Costumes in the annual Trinidad and Tobago Carnival often inspire awe because of their extravagance, flamboyancy, and — for some dancing sculptures — their size.
Some costumes are so large and expansive, it makes the person wearing them appear as if they are carrying an unbelievably heavy load on their shoulders. Built on techniques in the traditional craft of wire-bending, these costumes and dancing sculptures are dynamic and performative and decorated with painted textiles, feathers, and beads.
Wire-bending has been a traditional method of constructing costumes for the Trinidad and Tobago Carnival since the 1930s, but Vernelle A.A. Noel, a joint professor with the School of Interactive Computing in the College of Computing and School of Architecture in the College of Design, has been conducting research on this at-risk practice.
Three masters of the craft have passed away since Noel began her research in 2012. Most recently, Albert Bailey, one of the masters who assisted Noel with her research, passed away in September. Those who are still alive are getting older.
“The craft is dying because of aging practitioners, the absence of a system to pass this knowledge on, and more,” Noel said. “There is currently no system of pedagogy for it to be passed on, so this was the first problem I addressed in my research. How do we document and make explicit this tacit knowledge in wire benders so that it can be shared and taught to others?
“This material practice is a language. For the continued telling of histories and cultures, these languages, which are ways of understanding and describing the world, should not disappear.”
Noel believes it’s possible to revive the craft through computational approaches.
Noel will be hosting her first physical exhibition, Design and Making in the Trinidad Carnival: Histories, Re-imaginations, and Speculations of Computational Design Futures, from Nov. 17 to Feb. 28, 2023, at the Price Gilbert Memorial Library at Georgia Tech.
The exhibition is funded by the Graham Foundation for Advanced Studies in the Fine Arts and showcases wire-bending through traditional and technological forms of making.
“Specifically, I’m looking at wire-bending and how we can rethink craft, computation, and computers,” Noel said.
Noel, who was born in Trinidad and Tobago, began her research in wire-bending during her graduate studies.
“I grew up looking at Carnival,” she said. “I always knew it was deep and rich, but during my graduate studies, I started to look at the scholarly side of Carnival and realized there was a gap in scholarship in terms of design,” she said. “I wanted to understand, unpack, and reveal what was there.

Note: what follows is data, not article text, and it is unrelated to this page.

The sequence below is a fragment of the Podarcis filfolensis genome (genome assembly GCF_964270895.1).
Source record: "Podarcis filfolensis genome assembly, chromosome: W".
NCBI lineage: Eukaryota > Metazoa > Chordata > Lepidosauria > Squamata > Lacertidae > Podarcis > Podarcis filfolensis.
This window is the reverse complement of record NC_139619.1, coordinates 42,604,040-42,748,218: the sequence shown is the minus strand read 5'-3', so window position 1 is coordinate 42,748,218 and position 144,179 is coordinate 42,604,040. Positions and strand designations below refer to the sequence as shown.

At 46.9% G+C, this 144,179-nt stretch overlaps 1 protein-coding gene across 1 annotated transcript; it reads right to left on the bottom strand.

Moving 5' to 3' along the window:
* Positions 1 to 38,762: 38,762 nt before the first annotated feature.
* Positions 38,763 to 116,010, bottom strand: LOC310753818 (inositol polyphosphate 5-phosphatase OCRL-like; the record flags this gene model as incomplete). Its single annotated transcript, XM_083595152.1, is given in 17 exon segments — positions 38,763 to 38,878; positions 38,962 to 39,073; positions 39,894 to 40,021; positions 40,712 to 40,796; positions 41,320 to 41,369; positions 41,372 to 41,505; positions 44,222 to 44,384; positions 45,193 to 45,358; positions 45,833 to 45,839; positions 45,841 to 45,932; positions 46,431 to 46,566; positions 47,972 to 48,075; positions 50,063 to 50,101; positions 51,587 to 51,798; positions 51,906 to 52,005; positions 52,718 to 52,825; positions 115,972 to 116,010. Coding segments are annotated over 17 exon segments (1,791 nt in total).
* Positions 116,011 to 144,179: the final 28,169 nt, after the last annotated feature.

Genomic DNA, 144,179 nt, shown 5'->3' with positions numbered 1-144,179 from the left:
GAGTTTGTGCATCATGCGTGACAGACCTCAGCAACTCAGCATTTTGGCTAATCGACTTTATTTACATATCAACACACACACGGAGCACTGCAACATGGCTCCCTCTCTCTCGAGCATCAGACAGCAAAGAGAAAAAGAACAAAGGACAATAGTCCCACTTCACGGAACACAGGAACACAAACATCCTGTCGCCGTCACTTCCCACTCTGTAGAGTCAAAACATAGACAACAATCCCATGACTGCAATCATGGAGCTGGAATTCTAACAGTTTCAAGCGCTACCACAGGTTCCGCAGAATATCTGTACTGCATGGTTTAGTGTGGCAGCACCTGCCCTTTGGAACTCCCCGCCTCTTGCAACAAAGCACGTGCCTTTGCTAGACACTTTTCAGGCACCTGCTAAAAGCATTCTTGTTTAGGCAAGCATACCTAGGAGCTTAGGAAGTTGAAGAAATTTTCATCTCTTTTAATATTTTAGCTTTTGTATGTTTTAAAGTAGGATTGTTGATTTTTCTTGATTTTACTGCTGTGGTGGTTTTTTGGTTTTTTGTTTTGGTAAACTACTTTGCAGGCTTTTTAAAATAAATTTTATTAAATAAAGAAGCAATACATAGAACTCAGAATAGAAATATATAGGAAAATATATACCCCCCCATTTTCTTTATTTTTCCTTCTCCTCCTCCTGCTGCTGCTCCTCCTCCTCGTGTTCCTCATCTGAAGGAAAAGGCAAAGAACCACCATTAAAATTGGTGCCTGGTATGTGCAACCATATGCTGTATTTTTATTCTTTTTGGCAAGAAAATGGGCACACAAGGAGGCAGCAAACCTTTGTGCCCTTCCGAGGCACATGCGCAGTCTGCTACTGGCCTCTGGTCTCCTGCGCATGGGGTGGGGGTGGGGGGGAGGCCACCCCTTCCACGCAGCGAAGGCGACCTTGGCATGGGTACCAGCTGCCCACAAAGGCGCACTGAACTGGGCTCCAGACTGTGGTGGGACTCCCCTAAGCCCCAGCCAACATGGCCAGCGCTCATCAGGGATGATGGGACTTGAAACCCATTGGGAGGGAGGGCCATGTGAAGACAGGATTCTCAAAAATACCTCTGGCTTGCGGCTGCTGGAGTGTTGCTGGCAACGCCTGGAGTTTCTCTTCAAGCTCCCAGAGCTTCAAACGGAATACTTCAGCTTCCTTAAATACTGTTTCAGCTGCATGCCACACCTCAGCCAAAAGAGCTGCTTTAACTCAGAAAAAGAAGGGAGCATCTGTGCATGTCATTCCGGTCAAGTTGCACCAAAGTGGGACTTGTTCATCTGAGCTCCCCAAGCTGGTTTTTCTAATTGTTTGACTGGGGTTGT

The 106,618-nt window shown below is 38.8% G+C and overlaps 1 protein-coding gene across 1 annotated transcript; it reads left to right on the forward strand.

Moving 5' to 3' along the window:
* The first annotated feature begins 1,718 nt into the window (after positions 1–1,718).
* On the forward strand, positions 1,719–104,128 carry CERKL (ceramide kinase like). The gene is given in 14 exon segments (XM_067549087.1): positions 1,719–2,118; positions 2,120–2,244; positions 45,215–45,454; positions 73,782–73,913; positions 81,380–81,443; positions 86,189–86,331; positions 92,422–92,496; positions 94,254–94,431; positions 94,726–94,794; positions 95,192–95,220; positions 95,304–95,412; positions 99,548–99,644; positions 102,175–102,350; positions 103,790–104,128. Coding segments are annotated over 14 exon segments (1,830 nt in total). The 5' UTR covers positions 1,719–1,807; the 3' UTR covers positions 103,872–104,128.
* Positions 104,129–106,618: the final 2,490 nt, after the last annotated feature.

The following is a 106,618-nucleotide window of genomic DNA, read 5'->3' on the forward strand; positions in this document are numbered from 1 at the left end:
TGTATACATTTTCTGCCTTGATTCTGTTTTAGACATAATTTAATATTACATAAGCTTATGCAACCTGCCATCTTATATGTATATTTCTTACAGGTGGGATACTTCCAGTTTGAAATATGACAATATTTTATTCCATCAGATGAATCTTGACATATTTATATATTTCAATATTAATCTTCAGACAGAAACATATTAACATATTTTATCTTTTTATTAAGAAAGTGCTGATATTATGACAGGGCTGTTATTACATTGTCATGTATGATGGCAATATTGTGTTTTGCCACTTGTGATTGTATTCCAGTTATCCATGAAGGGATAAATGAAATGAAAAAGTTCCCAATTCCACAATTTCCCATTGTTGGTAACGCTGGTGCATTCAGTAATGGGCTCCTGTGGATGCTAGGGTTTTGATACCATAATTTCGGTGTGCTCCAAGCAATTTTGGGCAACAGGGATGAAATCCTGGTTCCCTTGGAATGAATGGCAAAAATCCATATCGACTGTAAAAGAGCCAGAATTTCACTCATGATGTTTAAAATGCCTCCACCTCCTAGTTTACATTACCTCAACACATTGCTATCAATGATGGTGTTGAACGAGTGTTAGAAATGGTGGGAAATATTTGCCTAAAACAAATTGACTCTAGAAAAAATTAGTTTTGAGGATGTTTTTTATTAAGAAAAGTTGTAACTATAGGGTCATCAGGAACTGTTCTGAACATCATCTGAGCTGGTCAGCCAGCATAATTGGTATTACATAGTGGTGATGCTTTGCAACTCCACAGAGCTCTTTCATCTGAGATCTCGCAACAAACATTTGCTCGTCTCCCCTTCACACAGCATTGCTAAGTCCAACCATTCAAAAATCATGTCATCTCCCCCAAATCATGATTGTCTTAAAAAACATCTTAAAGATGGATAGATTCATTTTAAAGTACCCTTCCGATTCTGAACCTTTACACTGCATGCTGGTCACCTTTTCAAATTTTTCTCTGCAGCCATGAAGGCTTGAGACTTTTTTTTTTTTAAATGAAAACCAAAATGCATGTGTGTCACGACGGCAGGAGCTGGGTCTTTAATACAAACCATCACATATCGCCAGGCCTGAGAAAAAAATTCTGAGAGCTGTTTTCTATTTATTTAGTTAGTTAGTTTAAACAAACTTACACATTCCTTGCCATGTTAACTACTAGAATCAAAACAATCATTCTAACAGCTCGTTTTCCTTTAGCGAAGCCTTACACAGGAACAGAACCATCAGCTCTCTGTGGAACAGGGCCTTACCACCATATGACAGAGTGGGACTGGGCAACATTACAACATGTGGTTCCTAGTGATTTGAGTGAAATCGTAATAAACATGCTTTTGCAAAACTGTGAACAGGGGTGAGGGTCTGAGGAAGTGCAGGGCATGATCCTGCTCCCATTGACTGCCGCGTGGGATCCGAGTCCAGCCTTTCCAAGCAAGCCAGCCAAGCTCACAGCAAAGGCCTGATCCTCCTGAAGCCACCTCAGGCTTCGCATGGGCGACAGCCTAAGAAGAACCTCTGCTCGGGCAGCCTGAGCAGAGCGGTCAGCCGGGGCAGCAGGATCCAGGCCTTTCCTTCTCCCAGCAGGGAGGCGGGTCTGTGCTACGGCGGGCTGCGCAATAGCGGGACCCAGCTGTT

“At first, I focused more on the design and fabrication side of things, but it became much more than that. I’m a constant observer of how cultures change. The question started with an aesthetic change that I noticed that was different from the aesthetics of the past. I noticed that the aesthetics of Carnival were trending toward bikinis, beads, and feathers, and I wanted to know why. My hypothesis was that it was a design problem among the people, processes, knowledge, tools, methods, economies, and more.
Traditionally, the practice of wire-bending is a male-dominated practice, but Noel believes integrating computer technologies in the craft might make it more accessible to children, women, and those with physical limitations.
As she designed and produced her first exhibition, Noel said she had to think about what she wanted spectators to walk away with after viewing it.
“Craft practices can help us rethink technology, and technology can help us rethink craft practices,” she said. “The work also gives voice to the contributions of cultures and people who are often excluded from discourses in computation and technology.
“I’m looking forward to hearing how the work is received. I want people to feel the joy I felt curating, designing, and making it. I want them to be curious, to think across worlds and disciplines. I want them to acknowledge and appreciate this history.”